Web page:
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Will Your Staff Blow the Whistle on Internal Fraud?

One of the greatest threats to any organization is the "rogue" employee who — for reasons of need, greed, threat or manipulation — finds themselves undertaking actions that are inappropriate, disreputable, dishonest or criminal, including fraud. If the rogue has a high level of authority, the risks are significantly increased.

Of course, none of us want to think that the man or woman next to us, whom we might deal with on a regular basis, is performing insidious acts. There can be a real fear of disclosing our concerns in case we are wrong, and destroy our relationship with the alleged perpetrator or others around us. We may even fear being victimized by others, and damaging our career prospects, especially if the perpetrator is in a position of authority.

Changing organizational culture to promote healthy challenge without retribution has long proven difficult. The Jimmy Savile review concluded that the BBC had for decades operated a culture within which certain practices, however distasteful or illegal, were tolerated because to challenge them would have been considered foolhardy and career-limiting. But the failure to redress the cancerous situation has, in the long run, blighted not only the BBC's reputation and destroyed the lives of victims.

Whistleblowing, or public interest disclosure, has become de rigueur in recent years for organisations keen to promote openness and honesty, whilst also preserving the rights - and in some cases the anonymity - of an employee who has concerns about the conduct of those about him. The problem is in determining what to do with intelligence that is passed on: who to trust, how to investigate inclusively, what action to take in mitigation, etc. Many organizations are still not doing a great job in managing these internal revelations.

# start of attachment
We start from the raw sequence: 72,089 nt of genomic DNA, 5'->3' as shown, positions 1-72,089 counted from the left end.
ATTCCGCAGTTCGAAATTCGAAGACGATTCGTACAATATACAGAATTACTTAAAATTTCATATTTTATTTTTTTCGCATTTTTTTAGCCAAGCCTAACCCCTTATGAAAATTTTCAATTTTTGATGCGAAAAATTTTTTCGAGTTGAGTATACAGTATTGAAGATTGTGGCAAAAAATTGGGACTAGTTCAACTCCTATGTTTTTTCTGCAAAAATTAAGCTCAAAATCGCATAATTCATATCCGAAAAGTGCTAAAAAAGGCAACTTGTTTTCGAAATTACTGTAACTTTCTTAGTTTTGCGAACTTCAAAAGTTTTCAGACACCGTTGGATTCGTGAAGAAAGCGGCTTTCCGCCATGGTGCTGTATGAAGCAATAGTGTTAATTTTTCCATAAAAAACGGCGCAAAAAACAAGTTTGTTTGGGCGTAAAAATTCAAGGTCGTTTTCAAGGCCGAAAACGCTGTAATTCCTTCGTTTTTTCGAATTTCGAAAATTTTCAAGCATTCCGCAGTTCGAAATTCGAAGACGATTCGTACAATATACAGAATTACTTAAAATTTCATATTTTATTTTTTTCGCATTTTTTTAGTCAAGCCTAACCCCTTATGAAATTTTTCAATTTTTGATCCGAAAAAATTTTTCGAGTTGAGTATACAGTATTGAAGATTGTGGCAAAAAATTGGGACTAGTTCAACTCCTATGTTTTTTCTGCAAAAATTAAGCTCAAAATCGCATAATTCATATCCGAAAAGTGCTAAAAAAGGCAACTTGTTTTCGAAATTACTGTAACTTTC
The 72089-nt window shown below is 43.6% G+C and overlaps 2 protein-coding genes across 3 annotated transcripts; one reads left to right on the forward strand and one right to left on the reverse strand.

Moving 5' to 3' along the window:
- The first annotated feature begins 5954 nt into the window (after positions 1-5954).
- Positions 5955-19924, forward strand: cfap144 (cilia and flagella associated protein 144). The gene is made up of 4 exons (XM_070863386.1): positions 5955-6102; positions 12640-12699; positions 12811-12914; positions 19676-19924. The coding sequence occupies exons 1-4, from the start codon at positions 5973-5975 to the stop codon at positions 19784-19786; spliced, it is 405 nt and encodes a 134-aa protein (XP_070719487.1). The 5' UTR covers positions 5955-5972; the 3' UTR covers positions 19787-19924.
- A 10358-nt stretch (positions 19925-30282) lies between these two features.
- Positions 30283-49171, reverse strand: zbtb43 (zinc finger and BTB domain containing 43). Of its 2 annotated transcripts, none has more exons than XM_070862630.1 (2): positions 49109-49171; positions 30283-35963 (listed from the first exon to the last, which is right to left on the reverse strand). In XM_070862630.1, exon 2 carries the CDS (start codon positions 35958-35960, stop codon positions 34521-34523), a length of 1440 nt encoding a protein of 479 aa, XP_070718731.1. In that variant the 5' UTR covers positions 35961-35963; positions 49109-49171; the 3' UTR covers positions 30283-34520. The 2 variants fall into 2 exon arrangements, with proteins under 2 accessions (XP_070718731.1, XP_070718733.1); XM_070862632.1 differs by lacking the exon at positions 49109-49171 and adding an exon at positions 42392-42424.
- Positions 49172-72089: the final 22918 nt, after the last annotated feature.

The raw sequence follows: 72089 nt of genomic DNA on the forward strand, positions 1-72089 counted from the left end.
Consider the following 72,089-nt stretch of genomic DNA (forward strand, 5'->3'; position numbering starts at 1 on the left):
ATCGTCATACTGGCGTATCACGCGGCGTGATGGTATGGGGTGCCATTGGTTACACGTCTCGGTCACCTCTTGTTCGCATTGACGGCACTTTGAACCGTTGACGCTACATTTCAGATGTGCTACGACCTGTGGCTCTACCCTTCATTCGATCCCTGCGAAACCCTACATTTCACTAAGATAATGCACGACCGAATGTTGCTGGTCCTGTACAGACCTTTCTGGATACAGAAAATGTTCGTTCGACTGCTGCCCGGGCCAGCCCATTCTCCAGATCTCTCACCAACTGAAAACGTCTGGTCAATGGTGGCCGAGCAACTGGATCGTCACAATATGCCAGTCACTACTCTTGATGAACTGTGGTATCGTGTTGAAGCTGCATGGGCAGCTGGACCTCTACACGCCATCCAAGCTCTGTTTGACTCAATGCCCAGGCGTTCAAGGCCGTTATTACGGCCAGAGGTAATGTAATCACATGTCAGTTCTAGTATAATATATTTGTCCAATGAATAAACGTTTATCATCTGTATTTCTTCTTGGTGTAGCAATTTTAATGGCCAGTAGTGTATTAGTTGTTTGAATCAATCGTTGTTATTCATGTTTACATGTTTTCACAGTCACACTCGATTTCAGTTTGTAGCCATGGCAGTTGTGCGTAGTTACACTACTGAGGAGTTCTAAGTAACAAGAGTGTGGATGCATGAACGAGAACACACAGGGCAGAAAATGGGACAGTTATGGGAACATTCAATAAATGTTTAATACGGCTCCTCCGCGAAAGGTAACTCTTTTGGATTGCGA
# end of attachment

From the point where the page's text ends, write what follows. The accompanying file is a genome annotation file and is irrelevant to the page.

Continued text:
Countless whistleblowers have found themselves the subject of criticism, ridicule, harassment or even dismissal because of their decision to disclose on others. Yet more have seen their disclosures fail to be investigated thoroughly enough, leaving perpetrators in office and untouched. This suppresses other disclosers who feel that "nothing will be done". That cannot be allowed to continue.

In a fraud management context, I have often indicated that the only way to know whether a transaction is or is not fraud is to ask someone who is directly involved in the transaction: the customer (preferably), but in certain instances the criminal (who may be foolish or brazen enough to admit their misdemeanour) or someone who witnessed what truly happened (this could be a merchant who has seen suspicious behaviour on their site). People are part of the layered defence that helps us assure that the criminals are challenged and prevented from realizing the proceeds of crime.

Across sectors, we fail to take account of people and their views at our collective peril. A whistleblowing policy is an important step to embracing internal information about potentially damaging insider acts, but the effective maintenance and fulfilment of whistleblowing processes and investigations are also crucial.

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